Young singles can meet and socialize with other single residents. Elderly residents have other neighbors to check on them. Families can swap childcare services, and their kids have other kids to play with.
“With all the kids around, it’s great for my 5-year-old son. He has built-in playmates that live right next door," says Hoover.
Laurie Gibb, a retired teacher who lives in the Hearthstone neighborhood, appreciates being able to spend time with children in the community.
"If I’m standing at my kitchen sink, I can see the children playing in front of my house. I was a teacher for 35 years, so I really relish the fact that we have children here," she says.
She likes that everyone knows each other, and she feels safe knowing she can go to the neighbors if she needs help.
“If someone has a baby, we’ll take food over. If someone’s sick, we all go in and check on them. We’re always looking out for each other.”
The community also hosts neighborhood events at the common house, including birthday parties, holiday gatherings and two shared meals a week prepared by resident cooking teams.
“I would love to see people have a sense of community and caring about each other in neighborhoods all across the country," says Gibb. “I plan on staying in this community forever. I can’t imagine living anywhere else.”
The challenges: Privacy and group decision-making
Although living close to the neighbors forms a tight-knit community, it can also lead to conflict and privacy issues.
O'Neil's firm designed the Nubanusit Neighborhood and Farm cohousing project to combine community with privacy. While the entry porches of the units face each other, all units also focus away from the courtyard onto private, natural landscapes.
However, conflict is bound to arise when living in such close quarters, Gibb says, and open communication is key. She explains the importance of discussing differences and asking for support from people in the community, particularly because decisions in a cohousing community are often made on a consensus basis.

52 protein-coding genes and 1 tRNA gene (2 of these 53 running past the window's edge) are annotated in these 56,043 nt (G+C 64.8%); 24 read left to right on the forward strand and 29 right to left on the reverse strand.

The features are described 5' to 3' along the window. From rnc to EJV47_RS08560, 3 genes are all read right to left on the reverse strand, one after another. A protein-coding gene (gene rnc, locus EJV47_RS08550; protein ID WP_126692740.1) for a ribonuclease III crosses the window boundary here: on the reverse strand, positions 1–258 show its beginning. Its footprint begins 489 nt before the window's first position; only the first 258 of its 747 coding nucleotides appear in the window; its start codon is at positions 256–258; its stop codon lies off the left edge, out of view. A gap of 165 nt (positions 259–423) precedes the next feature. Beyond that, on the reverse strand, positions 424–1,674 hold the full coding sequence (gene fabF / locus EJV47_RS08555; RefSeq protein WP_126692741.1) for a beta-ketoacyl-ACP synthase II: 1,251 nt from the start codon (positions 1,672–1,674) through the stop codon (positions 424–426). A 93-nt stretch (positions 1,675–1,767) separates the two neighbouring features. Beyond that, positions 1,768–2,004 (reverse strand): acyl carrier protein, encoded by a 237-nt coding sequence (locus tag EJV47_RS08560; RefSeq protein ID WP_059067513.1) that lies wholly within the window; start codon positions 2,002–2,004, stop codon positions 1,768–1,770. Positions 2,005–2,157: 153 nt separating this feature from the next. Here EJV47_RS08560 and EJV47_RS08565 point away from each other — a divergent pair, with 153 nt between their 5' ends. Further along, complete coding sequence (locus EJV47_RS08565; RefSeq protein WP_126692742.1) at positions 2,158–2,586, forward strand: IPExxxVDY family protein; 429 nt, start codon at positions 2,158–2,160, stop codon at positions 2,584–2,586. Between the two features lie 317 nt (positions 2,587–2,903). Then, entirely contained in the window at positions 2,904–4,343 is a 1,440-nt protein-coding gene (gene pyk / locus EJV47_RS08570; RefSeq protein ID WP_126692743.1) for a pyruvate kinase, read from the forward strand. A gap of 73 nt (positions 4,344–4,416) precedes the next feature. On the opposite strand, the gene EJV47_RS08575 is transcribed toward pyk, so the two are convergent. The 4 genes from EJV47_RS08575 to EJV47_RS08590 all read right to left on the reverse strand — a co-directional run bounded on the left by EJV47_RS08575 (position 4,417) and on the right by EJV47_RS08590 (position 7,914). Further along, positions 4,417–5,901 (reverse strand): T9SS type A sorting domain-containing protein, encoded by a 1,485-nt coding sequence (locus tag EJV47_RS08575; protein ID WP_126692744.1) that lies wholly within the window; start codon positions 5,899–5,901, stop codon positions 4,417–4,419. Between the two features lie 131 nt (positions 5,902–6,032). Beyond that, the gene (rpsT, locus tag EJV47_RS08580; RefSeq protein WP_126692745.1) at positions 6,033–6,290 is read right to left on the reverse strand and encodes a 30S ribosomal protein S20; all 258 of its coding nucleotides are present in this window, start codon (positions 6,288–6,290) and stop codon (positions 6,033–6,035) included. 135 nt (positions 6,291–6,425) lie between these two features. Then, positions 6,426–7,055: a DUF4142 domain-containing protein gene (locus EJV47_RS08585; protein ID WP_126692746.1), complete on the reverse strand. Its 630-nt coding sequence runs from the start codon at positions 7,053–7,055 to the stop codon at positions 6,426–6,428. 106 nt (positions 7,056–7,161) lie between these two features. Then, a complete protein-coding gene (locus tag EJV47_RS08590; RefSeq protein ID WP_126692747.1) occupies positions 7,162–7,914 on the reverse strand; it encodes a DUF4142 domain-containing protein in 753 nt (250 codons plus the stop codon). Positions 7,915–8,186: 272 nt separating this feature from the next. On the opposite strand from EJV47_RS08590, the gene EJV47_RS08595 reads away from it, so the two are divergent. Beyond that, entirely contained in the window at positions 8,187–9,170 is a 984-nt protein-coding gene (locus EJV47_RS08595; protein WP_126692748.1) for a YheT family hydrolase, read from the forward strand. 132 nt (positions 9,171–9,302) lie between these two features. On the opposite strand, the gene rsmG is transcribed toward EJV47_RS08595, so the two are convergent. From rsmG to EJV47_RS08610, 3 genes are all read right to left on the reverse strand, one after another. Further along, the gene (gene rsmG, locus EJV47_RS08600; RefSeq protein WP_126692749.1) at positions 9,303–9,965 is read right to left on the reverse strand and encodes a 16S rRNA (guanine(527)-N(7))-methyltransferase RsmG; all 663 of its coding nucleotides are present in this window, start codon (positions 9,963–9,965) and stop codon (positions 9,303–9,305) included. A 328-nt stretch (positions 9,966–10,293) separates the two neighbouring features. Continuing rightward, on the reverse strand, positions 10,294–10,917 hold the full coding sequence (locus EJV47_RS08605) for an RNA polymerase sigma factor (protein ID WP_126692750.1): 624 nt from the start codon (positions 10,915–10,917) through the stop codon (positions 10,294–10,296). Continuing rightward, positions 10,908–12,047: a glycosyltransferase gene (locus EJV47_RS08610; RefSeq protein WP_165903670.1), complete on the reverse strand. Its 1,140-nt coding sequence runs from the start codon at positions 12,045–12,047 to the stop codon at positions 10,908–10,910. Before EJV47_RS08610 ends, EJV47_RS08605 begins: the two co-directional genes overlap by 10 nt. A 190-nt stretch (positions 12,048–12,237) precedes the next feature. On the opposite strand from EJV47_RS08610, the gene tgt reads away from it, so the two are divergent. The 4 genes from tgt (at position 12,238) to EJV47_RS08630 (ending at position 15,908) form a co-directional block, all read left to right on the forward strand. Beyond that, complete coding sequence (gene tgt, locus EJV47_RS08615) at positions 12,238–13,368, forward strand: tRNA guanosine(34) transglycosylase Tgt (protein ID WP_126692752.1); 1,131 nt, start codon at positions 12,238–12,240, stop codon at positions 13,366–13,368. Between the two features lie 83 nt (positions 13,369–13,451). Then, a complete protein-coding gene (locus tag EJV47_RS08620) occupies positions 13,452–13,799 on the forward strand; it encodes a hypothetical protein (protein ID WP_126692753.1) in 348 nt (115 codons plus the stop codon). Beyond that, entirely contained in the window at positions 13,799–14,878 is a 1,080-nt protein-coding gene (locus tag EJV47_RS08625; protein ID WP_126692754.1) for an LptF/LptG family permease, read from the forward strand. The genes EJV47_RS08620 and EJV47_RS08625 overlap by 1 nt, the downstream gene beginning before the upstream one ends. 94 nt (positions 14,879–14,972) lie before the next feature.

"I like that because we do govern ourselves, there’s a dynamic of learning to solve problems, learning what to do when there’s disagreement, learning how to get on with things for the bettering of the community," Gibb says.
Craig Freshley, a professional meeting facilitator and trainer and resident of Two Echo Cohousing Community in Maine, believes that learning how to combine individual beliefs, personal actions and good group process is imperative to good group decisions. Check out Freshley's 130 tips on how to effectively reach good group decisions.
Cohousing insights from Gaiam Facebook fans
We asked our Gaiam Facebook fans what they thought of cohousing. Check out their comments below:
Marion Morton: Cohousing makes so much sense in that not only are people more prone to help one another, but there would be a greater sense of belonging, and elders and young singles would never starve for human contact.
Nanci Garon: I love the idea of shared housing and community forming. The rotating shared cooking sounds like a great use of resources.
Andrea Mather: I think there are elements of cohousing we all could adopt right in our own neighborhoods. For instance, we share our lawnmower with our neighbors. No need for both households to own one.
Jill Talbot Matthews: This concept is often used in college housing. It can cause a HUGE amount of conflict if the housemates are not carefully chosen!
Alena Marie I think if every resident is like-minded and willing to discuss differences that WILL arise, then it's a great idea.
Spottie O'Keefe: The benefits can greatly outnumber the drawbacks as long as everyone can get along. It takes a certain mindset to live like that. You have to have a whole lot of love, kindness and positivity, and be flexible and willing to work out any issues that come up ... I really believe that we are meant to live in small villages like that. We are social beings and need interaction with others on a daily basis.
Feature photo courtesy of Michael Hoover. Hearthstone cohousing community in North Denver, Colo.